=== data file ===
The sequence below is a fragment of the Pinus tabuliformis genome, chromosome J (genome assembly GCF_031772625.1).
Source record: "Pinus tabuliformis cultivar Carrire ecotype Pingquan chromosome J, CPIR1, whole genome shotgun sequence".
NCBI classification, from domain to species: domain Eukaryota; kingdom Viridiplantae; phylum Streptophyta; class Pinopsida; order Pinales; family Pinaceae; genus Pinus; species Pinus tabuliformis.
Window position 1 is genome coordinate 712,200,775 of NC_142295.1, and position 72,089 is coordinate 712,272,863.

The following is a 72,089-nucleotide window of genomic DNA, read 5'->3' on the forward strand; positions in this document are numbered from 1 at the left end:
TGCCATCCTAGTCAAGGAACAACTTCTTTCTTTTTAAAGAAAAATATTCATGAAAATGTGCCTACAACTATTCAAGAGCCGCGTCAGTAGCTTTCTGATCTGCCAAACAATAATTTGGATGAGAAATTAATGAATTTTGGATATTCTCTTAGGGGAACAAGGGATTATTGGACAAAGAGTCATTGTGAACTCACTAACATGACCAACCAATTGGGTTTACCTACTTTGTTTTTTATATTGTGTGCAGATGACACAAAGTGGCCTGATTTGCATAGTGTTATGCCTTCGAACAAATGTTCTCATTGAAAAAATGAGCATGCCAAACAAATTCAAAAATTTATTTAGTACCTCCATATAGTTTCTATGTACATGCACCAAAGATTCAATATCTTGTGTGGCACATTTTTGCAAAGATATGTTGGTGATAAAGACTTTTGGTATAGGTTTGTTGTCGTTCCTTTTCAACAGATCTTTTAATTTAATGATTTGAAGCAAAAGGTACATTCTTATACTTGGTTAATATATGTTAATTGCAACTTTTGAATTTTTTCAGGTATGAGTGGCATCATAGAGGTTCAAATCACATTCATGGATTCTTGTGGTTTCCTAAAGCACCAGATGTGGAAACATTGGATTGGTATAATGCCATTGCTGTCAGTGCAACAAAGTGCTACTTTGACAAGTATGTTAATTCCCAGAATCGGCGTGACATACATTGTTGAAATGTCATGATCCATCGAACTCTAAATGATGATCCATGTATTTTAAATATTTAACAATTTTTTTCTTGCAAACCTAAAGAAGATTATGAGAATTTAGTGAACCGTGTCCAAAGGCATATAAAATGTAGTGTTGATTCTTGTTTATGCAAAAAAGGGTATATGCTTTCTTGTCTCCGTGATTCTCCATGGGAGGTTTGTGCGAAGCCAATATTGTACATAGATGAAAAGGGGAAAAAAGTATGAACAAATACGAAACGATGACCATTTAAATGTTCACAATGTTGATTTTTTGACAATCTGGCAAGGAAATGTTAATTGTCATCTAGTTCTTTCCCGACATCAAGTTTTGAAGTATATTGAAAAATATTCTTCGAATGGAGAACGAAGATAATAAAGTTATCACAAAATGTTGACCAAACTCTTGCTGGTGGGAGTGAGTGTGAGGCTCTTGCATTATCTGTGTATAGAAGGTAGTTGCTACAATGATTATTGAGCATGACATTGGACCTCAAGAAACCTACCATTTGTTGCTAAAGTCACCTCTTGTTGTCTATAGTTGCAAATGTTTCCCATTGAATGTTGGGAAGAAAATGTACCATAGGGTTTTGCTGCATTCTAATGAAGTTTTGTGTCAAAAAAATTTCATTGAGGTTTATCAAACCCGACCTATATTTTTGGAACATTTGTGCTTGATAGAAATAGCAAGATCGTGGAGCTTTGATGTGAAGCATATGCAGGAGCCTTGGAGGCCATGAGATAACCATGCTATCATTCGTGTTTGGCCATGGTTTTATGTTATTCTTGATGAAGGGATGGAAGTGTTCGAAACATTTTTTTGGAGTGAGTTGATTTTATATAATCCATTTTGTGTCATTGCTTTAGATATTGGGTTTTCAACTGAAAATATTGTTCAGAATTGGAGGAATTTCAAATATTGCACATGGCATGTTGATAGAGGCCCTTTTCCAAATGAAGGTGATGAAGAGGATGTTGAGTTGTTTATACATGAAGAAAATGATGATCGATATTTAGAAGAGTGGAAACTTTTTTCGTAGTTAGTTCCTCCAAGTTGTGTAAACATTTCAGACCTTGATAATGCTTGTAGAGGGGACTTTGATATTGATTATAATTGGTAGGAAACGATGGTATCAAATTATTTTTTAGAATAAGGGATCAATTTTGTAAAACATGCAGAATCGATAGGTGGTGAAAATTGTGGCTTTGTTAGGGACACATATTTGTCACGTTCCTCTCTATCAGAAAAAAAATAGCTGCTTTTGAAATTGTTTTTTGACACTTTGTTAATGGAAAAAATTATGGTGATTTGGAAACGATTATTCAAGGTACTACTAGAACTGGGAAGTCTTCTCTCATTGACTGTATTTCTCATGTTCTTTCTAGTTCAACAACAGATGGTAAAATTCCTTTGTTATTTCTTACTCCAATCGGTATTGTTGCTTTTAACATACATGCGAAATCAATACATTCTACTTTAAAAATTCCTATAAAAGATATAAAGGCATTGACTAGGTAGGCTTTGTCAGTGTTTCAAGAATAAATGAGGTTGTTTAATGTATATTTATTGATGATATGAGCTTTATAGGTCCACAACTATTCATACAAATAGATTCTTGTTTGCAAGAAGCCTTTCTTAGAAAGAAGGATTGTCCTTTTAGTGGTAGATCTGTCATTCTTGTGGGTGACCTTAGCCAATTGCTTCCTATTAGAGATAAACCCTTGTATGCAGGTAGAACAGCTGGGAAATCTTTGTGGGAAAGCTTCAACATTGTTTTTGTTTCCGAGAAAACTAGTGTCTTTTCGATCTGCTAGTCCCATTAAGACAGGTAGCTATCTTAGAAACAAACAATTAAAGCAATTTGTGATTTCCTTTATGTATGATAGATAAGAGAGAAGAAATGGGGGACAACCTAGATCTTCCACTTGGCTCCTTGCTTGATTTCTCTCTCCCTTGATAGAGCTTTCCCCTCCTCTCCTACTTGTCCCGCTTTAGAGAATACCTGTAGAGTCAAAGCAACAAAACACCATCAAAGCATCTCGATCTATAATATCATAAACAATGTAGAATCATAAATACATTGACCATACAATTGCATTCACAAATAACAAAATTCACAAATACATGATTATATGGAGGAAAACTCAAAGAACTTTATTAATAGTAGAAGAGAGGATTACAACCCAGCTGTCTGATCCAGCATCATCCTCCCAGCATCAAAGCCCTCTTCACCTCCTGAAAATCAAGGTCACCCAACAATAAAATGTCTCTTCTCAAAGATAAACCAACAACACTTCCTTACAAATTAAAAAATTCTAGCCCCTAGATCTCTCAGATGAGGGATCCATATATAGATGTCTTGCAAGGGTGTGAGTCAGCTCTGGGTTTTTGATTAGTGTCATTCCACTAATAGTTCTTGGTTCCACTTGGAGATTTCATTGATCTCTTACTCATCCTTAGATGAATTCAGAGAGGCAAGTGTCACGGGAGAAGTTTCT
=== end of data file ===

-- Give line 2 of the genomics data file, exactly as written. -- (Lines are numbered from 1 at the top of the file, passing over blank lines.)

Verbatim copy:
Source record: "Pinus tabuliformis cultivar Carrire ecotype Pingquan chromosome J, CPIR1, whole genome shotgun sequence".